Antichoice at the End of Life.
Last week a regulation to provide Medicare coverage for advance care planning counseling—that is, offer reimbursement to doctors for time spent talking to patients about end-of-life care— was abandoned… for the second time.
Section 1233 of the Patient Protection and Affordable Care Act (PPACA) died a first death in the summer of 2009 in the debate over healthcare reform, during which healthcare opponents characterized the provision as a call for government-run "death panels." Former Lieutenant Governor of New York State Betsy McCaughey, who consulted with Philip Morris while working on the hit piece against the Clinton healthcare plan " No Exit," coined the "death panel" moniker; Sarah Palin popularized it. Then John Boehner, at the time the House minority leader, claimed that the provision would lead the country down "a treacherous path toward government-encouraged euthanasia." Fox & Friends repeated the "death panel" meme dozens of times, and soon, the provision was stripped from the healthcare bill. But last November, the Obama administration quietly inserted it into Medicare's annual regulations—after the customary public review period. The New York Times's Robert Pear broke the news on Christmas Day that end-of-life counseling was to be covered by Medicare. Immediately, right-wing think tanks, some with legal cases against the healthcare bill, leveraged the "death panel" rhetoric to bolster their arguments. While "prolife" blogs spread the news alongside accusations that the regulation would further endanger the "sanctity of life," much of mainstream media pushed back at reemergence of what Politifact called "the biggest lie of 2009." On Fox, guest host Tucker Carlson said that the regulation would convince Americans to "forego aggressive life-sustaining treatment," but was challenged by another correspondent. Nonetheless, the Obama administration, blaming procedural irregularities, dropped the regulation only three days after it went into effect, but it's clear political considerations played a role.
Opponents of the healthcare bill got the White House running scared by spreading the "death panel" meme from conservative legal groups to Fox to right-wing blogs and back again, both after the Affordable Care Act passed and after Christmas. But they weren't building a messaging chain from scratch. Instead, they worked the same network that has been mobilized since the 1970s to fight legal abortion. For the past decade, those same religious organizations have begun working to limit treatment choices for those facing the end of their lives, a development that increasingly impedes meaningful healthcare, and resigns countless elders—including millions of aging Baby Boomers—to "healthcare" that does little for, or even damage to, their quality of life.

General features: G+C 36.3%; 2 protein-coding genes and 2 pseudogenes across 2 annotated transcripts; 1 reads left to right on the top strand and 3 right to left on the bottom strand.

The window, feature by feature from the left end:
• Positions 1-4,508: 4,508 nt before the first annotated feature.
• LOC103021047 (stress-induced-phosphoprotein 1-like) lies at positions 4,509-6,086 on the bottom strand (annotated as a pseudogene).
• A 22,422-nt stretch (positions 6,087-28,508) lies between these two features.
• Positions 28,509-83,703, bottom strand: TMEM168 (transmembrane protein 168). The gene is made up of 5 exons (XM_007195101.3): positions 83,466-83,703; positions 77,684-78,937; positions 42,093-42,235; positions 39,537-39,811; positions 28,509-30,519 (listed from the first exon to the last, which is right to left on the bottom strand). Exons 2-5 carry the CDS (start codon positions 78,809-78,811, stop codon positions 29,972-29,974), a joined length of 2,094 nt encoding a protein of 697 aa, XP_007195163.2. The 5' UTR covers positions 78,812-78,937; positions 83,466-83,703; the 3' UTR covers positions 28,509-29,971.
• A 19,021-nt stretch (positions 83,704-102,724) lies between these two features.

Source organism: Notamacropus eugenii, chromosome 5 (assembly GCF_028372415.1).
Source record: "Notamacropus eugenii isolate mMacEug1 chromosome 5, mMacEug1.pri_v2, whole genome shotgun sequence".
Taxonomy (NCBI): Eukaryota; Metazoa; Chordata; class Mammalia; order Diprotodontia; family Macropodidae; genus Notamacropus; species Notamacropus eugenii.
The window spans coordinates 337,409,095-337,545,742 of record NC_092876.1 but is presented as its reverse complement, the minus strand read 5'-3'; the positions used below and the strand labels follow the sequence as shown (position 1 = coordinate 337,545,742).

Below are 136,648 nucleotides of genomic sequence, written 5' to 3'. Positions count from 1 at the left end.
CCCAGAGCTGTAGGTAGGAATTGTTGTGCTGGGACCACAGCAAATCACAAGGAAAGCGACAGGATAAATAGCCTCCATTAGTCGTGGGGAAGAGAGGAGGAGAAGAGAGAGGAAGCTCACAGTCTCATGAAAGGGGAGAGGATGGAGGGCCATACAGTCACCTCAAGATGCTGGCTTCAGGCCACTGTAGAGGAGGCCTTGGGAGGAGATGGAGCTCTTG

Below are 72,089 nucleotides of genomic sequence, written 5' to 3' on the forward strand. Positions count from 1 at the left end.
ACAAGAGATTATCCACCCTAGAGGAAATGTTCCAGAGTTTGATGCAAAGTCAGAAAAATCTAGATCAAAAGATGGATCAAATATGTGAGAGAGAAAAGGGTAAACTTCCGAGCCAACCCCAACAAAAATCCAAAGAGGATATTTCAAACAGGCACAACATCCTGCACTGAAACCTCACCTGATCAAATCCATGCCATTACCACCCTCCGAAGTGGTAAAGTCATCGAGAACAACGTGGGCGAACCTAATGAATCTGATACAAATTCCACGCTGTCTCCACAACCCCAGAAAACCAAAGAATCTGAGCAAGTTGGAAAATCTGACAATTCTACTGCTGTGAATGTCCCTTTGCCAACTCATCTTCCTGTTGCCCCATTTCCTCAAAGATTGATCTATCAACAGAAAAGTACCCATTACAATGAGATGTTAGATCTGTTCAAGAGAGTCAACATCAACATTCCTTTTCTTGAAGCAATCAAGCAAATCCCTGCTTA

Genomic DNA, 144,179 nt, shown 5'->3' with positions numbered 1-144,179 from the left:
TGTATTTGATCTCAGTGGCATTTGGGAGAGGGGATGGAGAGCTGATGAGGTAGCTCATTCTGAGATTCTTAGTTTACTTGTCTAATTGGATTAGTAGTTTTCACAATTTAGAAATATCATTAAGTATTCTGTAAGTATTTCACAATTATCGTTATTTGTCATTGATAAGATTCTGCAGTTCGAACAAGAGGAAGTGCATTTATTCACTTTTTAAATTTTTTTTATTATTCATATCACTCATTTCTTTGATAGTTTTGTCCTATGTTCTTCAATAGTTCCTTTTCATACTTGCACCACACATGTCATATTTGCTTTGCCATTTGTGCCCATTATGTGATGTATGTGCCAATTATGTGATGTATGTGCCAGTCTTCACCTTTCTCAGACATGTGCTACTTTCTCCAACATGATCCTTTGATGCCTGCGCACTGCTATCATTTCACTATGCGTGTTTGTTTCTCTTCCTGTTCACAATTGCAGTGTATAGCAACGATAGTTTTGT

A host of anti-abortion groups denounced the end of life counseling regulation, including Operation Rescue's Troy Newman and Janice Crouse of the Beverly LaHaye Institute at Concerned Women for America. Family Research Council's director of Congressional affairs, David Christensen, told The Christian Science Monitor, "We're concerned this [the regulation] could be misused, especially in a state like Oregon that sees mercy killing as a legitimate medical service." Three days after Pear's story, Mathew Staver, chairman of Liberty University's Liberty Counsel, a conservative legal organization (think "Choose Life" license plates case), said, "When you remove the sanctity of life from the equation and place health care under the control of government bureaucrats, you end up with increased costs, decreased care, and death panels." Judie Brown, the president of American Life League, gave a succinct summary of the "prolife" conflation of end of life care with abortion: "Nothing good can come of this. This will affect everybody's parents and grandparents and preborn babies, and it will not affect anybody for the good."
About 80 percent of Americans wish to die at home, yet 80 percent die in institutions, because the default mode of medical care in the United States is to "do everything," as Thaddeus Pope, law professor at Widener University, describes it. For the past fifty years, medicine has focused on curing illnesses and ailments but not on guiding patients through the dying process. So terminal patients are now frequently given rounds of treatment long after they've been found ineffective simply because doctors fear "giving up." Aggressive intervention enables doctors and patients to deny the inevitability of death and prevents them from planning for the process of dying.